Budget rules mean private schools VAT raid won’t start before Sept 2025, Labour insiders claim

Parents face uncertainty about when Labour's VAT charges would apply to their children's schools
Parents face uncertainty about when Labour's VAT charges would apply to their children's schools - Elva Etienne/Alamy Stock Photo

Labour’s private school tax raid would not kick in until Sept 2025 at the earliest, party insiders have insisted after Rachel Reeves said it would be in her first Budget.

The Labour Party has pledged to charge VAT on private school fees if it wins the general election on July 4, in a policy that has drawn fierce criticism.

But exactly when the change would be applied under a Labour government has been unclear, meaning uncertainty for parents ahead of the 2024/25 academic year.

Ms Reeves said on Thursday that the changes would be in her first Budget. That would be in Sept at the earliest because independent forecasters must be given 10 weeks’ notice.

It means that the changes would be formally introduced in parliament around the same time that children were already starting the 2024/25 academic year.

Labour insiders working on the policy insist that means the tax rise will not be applied this coming academic year, so the earliest it would come in is for the 2025/26 year.

Despite the claims, tax experts have warned that Labour could apply the VAT raid to this academic year if they wanted.

The Conservatives jumped on the development, claiming Labour would raise less money than claimed if the private school tax change does not happen in its first year in office.

A Tory source told The Telegraph: “There are now serious questions for Labour. If they are delaying one of their flagship revenue raisers it means the money for their spending has to come from somewhere else. They have to come clean with the British people about what new taxes they will be imposing on people instead.”

Committed to the policy

Ms Reeves told the Times CEO Summit that the private schools tax increase would not be applied “retrospectively” and would be included in her first Budget after a Labour victory.

She said the party was committed to the policy because “the children who are struggling most are in state schools - young people are not getting the chance to fulfil their potential”.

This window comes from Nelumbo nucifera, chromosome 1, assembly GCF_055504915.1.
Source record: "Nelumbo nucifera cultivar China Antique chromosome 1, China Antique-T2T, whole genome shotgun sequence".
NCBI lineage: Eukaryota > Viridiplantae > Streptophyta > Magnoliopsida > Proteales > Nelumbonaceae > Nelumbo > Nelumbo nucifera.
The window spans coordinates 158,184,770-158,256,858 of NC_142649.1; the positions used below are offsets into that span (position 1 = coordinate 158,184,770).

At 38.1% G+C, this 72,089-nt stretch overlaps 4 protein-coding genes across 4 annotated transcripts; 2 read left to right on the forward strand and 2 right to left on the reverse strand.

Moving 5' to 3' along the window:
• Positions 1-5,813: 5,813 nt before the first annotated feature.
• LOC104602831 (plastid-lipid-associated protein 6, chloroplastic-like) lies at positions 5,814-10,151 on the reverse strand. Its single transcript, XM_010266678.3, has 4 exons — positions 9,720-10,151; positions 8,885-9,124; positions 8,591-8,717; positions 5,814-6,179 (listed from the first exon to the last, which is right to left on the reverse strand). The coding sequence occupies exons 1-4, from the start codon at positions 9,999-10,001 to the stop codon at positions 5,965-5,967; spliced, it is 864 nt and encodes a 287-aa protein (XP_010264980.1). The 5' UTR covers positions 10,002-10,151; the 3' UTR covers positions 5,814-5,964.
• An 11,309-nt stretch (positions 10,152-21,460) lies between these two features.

Ms Reeves urged private schools to start bracing for the extra 20 per cent levy if Labour wins the general election.

She said: “Over the last 14 years state schools have to make huge efficiencies because of the cuts to real-terms funding over the last few years and I strongly believe that private schools as well will be able to make efficiencies.”

Rishi Sunak, who was educated at the private school Winchester College, attacked Labour’s private schools policy in an interview this week.

‘Aspirational country’

The Prime Minister told the Daily Mail: “People like my parents are the people who will be most affected by Labour’s change. People who are working hard, who are aspiring to provide a better life for their kids. They are the people that will lose out.

“I believe in an aspirational country, I believe if you’re working hard and you want to provide a better life for your family, then any government I lead will be on your side. Whether you want to send your kids to a private school, if you want to buy your first home as a young couple. Whether you want to set up a small business on your own or set up in self-employment, which I think is something to be admired.

“Those are all things that speak to the type of country that we are in that I want to support.”

Earlier in the week privately-educated Labour frontbenchers were accused of hypocrisy over the party’s plans to impose VAT on fee-paying schools.

Nearly 25 per cent of the shadow cabinet attended private schools compared with seven per cent of children whose parents pay for their education.

They include Hilary Benn, Thangam Debbonaire, Louise Haigh and Anneliese Dodds, chairman of the Labour Party.

John Healey, the shadow defence secretary, Alan Campbell, opposition chief whip in the Commons, and David Lammy, the shadow foreign secretary, were also privately educated.